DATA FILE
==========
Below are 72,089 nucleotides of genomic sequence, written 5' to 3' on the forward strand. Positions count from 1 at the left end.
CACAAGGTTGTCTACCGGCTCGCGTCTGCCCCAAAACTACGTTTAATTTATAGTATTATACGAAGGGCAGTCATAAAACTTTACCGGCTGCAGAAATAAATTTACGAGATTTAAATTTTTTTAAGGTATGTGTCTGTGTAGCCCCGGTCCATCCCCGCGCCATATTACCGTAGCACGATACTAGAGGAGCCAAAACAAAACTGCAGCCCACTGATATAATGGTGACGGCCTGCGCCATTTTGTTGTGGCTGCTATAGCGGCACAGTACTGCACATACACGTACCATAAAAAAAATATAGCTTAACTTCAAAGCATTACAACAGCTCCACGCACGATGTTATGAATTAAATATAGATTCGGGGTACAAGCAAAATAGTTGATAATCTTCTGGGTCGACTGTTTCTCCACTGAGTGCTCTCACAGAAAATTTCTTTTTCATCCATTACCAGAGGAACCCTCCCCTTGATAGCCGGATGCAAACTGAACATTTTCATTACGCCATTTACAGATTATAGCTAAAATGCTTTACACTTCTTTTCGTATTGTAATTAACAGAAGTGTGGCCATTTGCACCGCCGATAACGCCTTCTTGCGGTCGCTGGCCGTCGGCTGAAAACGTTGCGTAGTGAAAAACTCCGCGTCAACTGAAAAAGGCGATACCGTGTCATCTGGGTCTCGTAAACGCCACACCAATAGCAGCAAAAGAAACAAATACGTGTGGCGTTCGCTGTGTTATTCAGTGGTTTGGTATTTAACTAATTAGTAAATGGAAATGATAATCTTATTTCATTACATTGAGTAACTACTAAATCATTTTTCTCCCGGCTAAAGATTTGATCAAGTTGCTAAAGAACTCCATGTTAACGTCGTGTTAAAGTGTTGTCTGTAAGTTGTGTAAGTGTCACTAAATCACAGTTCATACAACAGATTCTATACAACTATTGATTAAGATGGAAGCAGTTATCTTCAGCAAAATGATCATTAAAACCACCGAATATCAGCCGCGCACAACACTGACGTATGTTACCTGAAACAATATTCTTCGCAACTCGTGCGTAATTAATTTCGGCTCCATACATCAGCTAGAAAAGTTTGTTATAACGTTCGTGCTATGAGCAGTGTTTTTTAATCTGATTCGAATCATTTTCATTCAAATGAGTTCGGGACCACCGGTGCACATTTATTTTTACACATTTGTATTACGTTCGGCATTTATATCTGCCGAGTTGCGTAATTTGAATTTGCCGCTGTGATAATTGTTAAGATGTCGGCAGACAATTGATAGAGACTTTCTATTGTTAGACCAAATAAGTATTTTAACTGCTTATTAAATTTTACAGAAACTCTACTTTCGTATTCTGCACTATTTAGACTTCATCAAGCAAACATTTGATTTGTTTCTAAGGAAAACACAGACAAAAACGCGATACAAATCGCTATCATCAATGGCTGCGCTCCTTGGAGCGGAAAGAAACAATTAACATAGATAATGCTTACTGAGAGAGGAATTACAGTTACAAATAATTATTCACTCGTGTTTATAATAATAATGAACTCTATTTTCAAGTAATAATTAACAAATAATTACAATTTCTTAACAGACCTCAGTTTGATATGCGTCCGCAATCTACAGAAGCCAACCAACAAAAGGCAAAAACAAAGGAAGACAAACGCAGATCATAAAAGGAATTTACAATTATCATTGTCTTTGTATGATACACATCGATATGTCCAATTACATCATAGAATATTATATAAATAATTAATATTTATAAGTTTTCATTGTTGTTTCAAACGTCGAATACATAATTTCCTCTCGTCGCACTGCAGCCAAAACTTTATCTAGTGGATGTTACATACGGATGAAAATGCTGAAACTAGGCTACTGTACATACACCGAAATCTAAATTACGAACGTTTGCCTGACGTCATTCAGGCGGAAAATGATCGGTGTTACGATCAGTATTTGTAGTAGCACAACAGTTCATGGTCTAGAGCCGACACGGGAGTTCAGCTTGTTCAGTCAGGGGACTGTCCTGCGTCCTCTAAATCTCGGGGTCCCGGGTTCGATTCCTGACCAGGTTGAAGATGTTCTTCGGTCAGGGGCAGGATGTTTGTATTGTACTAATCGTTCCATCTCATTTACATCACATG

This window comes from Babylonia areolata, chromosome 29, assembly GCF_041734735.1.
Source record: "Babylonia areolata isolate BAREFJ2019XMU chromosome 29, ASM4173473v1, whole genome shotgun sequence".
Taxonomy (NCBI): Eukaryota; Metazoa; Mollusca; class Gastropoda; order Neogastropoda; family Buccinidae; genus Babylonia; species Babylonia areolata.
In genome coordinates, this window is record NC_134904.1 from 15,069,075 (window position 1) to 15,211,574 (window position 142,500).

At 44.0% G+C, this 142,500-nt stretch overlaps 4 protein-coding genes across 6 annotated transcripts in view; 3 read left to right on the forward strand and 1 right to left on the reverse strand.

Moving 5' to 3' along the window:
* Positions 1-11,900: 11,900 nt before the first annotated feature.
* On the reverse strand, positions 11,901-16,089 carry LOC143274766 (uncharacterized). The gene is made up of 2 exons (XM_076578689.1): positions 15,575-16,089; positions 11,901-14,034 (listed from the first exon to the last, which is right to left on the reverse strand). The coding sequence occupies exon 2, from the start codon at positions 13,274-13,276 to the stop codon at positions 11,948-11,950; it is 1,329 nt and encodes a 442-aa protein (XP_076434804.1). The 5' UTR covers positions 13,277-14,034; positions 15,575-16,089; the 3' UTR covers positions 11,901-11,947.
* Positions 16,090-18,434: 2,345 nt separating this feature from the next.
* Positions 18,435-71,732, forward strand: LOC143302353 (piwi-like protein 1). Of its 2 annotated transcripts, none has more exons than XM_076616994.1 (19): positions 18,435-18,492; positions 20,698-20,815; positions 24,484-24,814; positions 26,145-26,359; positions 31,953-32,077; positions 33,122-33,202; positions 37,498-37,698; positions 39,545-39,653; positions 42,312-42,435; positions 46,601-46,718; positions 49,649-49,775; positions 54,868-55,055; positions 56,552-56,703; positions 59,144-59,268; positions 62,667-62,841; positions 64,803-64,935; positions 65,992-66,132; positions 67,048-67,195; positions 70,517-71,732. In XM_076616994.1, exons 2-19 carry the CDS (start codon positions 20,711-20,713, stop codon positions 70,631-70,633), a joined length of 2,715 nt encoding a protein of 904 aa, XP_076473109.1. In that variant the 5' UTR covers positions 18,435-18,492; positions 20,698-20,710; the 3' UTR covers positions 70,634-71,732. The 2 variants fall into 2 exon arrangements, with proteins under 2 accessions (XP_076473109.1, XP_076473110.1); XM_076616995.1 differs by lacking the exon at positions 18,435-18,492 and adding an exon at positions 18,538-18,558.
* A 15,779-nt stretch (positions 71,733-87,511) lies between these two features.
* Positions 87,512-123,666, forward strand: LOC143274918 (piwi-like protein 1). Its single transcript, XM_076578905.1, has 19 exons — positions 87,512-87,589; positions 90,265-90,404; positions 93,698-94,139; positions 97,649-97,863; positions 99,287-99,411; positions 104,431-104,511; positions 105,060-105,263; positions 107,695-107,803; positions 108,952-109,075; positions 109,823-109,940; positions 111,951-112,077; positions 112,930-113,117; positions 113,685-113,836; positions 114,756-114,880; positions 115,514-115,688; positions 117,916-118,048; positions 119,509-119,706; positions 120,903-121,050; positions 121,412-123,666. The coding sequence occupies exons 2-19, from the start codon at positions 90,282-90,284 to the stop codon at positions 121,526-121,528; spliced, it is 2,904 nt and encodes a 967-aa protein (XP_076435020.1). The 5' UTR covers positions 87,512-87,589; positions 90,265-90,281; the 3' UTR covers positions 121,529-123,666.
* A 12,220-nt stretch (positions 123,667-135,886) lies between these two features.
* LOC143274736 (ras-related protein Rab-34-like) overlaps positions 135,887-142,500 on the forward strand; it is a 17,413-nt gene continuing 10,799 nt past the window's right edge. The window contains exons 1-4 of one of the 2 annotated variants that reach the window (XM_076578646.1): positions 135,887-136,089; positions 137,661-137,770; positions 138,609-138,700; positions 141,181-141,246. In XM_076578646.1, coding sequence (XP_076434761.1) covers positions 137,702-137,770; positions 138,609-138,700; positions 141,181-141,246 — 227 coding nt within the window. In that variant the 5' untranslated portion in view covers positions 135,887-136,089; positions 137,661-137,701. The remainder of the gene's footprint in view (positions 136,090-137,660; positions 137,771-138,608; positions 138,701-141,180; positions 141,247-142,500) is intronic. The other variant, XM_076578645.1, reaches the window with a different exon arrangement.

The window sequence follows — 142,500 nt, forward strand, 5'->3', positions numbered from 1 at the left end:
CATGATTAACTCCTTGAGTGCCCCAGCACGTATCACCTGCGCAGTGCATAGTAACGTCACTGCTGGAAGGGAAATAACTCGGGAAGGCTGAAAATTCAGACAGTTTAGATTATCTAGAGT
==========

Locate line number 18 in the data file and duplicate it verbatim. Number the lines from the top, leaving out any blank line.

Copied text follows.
CATGATTAACTCCTTGAGTGCCCCAGCACGTATCACCTGCGCAGTGCATAGTAACGTCACTGCTGGAAGGGAAATAACTCGGGAAGGCTGAAAATTCAGACAGTTTAGATTATCTAGAGT